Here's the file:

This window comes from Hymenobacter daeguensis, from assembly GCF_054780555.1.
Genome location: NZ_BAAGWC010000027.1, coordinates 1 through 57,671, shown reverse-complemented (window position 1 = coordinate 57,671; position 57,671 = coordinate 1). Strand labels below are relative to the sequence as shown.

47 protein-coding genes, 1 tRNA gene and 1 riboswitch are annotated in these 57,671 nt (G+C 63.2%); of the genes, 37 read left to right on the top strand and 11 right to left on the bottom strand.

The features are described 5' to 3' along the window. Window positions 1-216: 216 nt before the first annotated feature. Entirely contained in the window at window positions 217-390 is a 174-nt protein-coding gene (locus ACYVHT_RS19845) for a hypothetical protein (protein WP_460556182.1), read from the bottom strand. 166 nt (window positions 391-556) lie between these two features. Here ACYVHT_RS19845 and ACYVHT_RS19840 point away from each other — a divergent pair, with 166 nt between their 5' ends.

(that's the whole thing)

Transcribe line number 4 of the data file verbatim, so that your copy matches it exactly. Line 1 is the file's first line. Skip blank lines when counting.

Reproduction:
The features are described 5' to 3' along the window. Window positions 1-216: 216 nt before the first annotated feature. Entirely contained in the window at window positions 217-390 is a 174-nt protein-coding gene (locus ACYVHT_RS19845) for a hypothetical protein (protein WP_460556182.1), read from the bottom strand. 166 nt (window positions 391-556) lie between these two features. Here ACYVHT_RS19845 and ACYVHT_RS19840 point away from each other — a divergent pair, with 166 nt between their 5' ends.